Hello, I Must Be Going

A note on the churning of staff at the NJ Department Of Education:

Penny MacCormack, the NJDOE's assistant commissioner, is leaving to run Montclair's schools. She was supposed to be overseeing the big Regional Achievement Center initiative at the heart of Commissioner Chris Cerf's grand plans. She had only been on the job for a year.

The Deputy Commissioner, Andy Smarick, is also leaving for the bright lights of Washington. He was always more comfortable on the wingnut welfare gravy train anyway; in fact, he never really gave up advocacy, even when it was a conflict of interest. He was here about two years.

And David Hespe, Cerf's Chief of Staff, is leaving to run a county college. He had been in his job for only a year.

Given their track records, I wonder if MacCormack's and Smarick's and Hespe's new employers ever stopped to wonder how long each of them plans on staying in their new jobs. Two years? Three? One? Then on to the next one...

Because that's how these people think. Cerf and MacCormack are graduates of the Broad Superintendents "Academy," the unaccredited program of billionaire Eli Broad that trains school leaders to bring corporate values into education. Broad's acolytes call this philosophy "disruptive force" - they believe that personnel churn, continual reorganization, and experiments without previous research to ensure a high chance of success are beneficial for both business and schools.

Of course, any educator worth her salt will tell you that instability is the last thing a child needs (and I don't see how it's been so great for American business either). The idea that closing schools, whether they are charters or publics, is worth the disruption in the lives of small children is an idea that has not been proven. In fact, there's evidence that school closings may harm children more than help.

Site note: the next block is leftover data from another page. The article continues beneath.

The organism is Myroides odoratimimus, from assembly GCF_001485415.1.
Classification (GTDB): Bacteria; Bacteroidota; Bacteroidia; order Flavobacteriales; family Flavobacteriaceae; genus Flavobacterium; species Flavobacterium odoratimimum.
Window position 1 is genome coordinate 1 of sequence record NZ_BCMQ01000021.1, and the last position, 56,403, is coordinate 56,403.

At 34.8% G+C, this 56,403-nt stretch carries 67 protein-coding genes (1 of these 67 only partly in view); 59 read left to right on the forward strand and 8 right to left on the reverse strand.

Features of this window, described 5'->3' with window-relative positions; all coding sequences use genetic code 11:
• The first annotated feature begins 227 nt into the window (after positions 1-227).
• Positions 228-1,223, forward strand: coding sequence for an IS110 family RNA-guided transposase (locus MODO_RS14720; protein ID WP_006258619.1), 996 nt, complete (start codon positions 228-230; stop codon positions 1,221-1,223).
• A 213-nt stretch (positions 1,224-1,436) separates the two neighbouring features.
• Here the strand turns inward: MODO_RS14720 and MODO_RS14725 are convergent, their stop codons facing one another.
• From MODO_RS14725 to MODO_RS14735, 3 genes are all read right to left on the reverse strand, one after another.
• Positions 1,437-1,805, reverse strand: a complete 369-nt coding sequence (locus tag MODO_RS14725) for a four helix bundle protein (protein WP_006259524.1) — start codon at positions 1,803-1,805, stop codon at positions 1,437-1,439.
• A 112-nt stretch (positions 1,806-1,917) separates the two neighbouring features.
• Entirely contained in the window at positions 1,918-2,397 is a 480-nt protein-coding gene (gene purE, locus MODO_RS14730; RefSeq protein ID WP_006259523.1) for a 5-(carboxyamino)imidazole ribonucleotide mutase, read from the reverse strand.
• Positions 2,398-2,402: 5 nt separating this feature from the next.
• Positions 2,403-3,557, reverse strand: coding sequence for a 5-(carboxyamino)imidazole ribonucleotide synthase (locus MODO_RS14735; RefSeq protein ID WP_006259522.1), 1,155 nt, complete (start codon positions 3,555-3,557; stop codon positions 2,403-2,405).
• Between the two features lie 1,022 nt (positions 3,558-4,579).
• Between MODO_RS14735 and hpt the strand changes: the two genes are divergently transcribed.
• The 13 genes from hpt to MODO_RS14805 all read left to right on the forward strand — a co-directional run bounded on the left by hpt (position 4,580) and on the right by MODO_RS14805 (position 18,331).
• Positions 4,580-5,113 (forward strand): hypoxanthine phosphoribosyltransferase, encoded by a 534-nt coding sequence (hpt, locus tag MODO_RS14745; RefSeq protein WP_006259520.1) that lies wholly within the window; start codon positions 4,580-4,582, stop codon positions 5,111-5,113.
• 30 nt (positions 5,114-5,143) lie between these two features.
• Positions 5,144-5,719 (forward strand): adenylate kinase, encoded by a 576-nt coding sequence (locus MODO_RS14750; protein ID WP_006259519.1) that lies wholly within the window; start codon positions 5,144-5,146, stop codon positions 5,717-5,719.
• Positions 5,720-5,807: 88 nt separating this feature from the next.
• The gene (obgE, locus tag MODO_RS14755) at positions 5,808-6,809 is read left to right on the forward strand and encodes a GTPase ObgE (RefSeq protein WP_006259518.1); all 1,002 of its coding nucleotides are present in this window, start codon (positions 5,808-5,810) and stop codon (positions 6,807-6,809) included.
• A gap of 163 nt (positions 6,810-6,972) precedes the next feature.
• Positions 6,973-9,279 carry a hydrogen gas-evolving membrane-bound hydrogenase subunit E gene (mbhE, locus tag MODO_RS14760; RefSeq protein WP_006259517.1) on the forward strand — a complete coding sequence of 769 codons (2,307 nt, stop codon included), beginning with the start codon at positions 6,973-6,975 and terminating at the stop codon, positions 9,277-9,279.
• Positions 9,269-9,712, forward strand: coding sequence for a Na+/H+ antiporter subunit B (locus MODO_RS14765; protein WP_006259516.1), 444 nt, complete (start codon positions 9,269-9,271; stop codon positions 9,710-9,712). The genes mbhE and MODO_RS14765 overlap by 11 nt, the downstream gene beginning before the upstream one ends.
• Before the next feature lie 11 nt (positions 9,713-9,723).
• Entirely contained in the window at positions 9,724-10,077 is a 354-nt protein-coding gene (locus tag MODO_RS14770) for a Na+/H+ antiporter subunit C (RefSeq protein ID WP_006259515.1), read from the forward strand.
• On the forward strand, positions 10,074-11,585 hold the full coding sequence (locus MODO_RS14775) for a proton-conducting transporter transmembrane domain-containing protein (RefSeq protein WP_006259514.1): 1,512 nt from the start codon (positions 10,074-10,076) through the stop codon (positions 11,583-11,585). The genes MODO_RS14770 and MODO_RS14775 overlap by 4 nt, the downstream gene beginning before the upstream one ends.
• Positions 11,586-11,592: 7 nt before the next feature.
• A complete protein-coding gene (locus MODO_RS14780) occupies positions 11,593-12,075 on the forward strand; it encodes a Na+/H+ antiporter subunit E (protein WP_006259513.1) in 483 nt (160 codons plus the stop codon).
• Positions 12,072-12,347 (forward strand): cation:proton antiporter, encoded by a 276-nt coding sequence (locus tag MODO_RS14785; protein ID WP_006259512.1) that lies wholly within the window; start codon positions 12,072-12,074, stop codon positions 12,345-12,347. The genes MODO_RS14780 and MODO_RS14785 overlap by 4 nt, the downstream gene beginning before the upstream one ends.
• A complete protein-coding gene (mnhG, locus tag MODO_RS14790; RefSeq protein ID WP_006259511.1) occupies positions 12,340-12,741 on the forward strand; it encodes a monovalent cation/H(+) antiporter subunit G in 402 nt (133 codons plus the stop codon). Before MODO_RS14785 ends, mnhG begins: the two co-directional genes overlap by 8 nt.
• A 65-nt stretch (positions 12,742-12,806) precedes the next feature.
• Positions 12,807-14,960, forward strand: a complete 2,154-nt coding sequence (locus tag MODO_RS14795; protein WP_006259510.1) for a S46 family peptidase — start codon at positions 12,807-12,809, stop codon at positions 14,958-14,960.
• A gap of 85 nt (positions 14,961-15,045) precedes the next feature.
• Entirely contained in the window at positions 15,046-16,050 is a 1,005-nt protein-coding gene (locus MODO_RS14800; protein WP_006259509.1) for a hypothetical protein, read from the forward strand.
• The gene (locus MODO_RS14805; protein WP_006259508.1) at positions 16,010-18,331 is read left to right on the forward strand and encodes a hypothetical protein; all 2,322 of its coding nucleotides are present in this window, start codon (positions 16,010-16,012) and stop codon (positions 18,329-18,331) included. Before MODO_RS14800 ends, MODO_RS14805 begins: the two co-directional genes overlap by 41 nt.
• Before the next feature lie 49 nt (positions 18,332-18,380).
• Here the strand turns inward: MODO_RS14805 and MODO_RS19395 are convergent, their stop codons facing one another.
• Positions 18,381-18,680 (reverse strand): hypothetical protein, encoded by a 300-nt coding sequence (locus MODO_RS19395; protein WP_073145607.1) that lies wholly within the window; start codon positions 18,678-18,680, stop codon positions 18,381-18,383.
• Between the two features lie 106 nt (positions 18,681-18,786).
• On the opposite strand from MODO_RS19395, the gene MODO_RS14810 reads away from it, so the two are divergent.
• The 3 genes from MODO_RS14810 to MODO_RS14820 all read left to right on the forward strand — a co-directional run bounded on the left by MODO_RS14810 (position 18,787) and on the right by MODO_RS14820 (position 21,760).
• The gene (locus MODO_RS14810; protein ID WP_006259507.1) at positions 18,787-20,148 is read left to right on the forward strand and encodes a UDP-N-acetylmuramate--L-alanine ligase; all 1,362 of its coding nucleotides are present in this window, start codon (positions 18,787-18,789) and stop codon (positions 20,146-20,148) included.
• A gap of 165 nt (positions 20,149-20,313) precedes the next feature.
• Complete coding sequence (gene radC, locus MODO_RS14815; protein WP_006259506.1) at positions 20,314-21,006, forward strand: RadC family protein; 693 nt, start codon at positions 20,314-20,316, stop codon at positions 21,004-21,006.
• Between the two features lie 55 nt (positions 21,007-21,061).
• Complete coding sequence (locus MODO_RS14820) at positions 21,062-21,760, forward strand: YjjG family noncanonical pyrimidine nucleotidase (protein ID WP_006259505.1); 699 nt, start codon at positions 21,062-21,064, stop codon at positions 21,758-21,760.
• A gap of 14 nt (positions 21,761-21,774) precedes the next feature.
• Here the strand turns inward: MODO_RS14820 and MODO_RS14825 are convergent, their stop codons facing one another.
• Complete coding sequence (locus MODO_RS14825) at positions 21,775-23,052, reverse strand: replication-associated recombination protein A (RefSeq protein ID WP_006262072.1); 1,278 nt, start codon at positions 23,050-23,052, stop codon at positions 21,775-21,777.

In the same way, I don't see any evidence that churn in the governance and oversight of schools is helping much either. What happens when the next crew comes in and decides they want to "disrupt" the systems that are being put into place right now? Does everyone in the state have to readjust their policies - again - based on what the new folks want?

You know, we used to live in a country where people valued loyalty and tenacity. People thought it was good when you stayed on the job for years. Businesses and government agencies looked within their organizations first to promote people to higher positions, because we valued experience, knowledge, and substance over flash and consultancy values.

How... quaint.

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